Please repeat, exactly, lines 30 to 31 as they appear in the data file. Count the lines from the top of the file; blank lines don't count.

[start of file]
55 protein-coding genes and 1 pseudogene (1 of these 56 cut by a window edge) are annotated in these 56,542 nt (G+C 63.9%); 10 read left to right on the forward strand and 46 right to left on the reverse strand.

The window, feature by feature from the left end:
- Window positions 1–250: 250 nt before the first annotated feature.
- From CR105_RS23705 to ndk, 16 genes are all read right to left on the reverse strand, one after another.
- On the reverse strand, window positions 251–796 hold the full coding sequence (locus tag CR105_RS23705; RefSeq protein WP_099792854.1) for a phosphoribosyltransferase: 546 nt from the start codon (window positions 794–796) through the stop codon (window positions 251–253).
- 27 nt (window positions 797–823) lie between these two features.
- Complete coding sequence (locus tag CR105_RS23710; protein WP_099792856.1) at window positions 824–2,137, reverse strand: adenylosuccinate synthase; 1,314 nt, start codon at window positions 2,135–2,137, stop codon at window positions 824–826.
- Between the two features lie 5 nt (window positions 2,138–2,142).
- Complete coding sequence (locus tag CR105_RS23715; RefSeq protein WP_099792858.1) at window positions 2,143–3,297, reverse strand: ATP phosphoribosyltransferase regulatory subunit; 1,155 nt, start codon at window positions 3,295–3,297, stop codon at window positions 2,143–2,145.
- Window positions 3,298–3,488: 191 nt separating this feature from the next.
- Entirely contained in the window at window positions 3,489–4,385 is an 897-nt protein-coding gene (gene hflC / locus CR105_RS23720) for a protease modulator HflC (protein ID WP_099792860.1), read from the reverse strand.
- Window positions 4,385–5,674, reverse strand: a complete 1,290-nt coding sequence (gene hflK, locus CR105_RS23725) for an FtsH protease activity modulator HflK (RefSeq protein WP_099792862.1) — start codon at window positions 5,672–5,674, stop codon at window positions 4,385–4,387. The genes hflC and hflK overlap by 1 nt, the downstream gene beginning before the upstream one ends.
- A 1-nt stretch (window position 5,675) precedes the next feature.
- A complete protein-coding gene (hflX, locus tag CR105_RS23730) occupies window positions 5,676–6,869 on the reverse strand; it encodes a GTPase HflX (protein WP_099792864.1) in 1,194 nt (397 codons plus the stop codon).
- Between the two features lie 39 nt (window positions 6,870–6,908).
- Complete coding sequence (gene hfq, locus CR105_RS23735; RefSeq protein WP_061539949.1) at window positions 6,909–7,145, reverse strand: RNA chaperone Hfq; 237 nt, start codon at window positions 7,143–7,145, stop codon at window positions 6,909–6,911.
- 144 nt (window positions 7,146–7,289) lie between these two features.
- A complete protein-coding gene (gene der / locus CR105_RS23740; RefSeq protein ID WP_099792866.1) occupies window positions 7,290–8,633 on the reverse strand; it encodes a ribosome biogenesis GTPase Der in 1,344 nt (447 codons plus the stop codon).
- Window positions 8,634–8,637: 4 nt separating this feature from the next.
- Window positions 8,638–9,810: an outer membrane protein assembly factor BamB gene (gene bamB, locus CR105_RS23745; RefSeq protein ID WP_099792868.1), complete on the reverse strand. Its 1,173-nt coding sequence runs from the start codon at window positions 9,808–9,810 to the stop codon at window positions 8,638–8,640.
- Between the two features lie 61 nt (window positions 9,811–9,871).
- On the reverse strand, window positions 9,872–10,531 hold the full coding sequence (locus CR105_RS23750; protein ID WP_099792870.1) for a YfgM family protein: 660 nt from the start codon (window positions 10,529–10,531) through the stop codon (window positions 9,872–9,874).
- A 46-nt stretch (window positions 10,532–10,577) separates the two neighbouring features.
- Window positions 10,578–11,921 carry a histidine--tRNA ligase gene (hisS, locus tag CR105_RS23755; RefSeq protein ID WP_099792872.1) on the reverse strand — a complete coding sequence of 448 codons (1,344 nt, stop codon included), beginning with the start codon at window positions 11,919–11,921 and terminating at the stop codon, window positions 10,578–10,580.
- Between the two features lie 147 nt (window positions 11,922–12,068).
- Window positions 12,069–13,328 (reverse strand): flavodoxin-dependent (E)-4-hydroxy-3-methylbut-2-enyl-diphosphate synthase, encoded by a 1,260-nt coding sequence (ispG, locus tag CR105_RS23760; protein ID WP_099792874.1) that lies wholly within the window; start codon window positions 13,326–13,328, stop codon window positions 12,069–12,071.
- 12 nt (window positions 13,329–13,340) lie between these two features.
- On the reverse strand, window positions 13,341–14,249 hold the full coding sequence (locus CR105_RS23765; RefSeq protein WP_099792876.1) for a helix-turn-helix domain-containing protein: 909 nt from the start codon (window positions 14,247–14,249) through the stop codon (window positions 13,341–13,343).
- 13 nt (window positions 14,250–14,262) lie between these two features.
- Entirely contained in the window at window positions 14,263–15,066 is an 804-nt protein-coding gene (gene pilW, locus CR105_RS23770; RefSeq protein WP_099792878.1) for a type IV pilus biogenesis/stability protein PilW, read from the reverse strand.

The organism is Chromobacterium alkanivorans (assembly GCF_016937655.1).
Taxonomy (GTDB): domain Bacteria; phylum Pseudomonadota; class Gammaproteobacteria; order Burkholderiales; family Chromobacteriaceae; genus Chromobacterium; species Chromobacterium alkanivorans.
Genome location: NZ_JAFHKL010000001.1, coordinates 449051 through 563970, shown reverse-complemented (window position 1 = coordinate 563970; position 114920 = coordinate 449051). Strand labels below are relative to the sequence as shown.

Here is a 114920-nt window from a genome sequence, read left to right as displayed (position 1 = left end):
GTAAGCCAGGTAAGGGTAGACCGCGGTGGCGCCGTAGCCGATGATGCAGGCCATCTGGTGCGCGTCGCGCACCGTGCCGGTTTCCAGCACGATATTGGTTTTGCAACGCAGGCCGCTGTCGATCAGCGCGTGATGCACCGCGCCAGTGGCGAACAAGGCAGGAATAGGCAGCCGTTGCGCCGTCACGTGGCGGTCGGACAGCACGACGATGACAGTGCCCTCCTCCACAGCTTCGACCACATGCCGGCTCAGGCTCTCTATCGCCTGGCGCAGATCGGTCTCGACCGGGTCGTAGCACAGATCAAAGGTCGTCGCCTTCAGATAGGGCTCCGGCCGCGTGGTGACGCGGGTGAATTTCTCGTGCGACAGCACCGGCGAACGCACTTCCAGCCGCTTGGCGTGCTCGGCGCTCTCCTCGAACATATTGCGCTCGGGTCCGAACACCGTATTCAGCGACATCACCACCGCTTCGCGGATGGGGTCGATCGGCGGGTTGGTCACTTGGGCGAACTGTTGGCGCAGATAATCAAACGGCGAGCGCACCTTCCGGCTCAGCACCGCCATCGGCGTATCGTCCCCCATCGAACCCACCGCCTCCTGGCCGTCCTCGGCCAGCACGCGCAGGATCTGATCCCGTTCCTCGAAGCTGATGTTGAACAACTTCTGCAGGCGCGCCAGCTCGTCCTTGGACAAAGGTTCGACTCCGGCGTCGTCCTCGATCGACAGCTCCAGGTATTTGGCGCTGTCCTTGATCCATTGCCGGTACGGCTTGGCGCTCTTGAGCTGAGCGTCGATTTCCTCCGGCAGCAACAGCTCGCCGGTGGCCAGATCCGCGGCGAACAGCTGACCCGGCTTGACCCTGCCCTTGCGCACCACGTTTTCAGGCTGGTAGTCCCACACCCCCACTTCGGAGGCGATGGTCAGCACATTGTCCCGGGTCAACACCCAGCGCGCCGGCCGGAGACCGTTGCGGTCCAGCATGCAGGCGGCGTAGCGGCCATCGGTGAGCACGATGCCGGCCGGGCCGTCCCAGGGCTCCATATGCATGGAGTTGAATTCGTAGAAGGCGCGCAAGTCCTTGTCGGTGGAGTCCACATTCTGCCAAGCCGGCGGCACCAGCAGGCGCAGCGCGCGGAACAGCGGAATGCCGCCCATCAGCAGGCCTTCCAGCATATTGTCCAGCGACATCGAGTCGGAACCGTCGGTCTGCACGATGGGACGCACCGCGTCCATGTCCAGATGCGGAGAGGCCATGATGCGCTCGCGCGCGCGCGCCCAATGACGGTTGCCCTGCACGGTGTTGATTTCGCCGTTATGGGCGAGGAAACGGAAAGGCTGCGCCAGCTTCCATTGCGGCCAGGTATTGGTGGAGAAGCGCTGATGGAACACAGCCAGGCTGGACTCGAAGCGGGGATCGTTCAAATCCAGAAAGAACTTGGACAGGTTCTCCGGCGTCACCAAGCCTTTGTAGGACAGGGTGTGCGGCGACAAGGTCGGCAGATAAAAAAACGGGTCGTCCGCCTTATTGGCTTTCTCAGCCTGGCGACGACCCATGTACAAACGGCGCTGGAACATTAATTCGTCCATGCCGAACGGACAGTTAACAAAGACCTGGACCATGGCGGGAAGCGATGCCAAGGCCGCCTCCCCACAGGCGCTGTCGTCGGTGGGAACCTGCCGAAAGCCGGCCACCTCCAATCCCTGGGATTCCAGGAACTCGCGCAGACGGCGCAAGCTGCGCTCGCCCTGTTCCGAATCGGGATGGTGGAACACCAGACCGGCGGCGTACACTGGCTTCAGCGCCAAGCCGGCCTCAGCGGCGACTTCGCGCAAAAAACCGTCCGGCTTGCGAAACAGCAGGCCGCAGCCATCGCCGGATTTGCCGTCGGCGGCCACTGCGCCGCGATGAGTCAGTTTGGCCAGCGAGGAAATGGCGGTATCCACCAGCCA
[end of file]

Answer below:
- Entirely contained in the window at window positions 14,263–15,066 is an 804-nt protein-coding gene (gene pilW, locus CR105_RS23770; RefSeq protein WP_099792878.1) for a type IV pilus biogenesis/stability protein PilW, read from the reverse strand.

The organism is Chromobacterium alkanivorans (assembly GCF_016937655.1).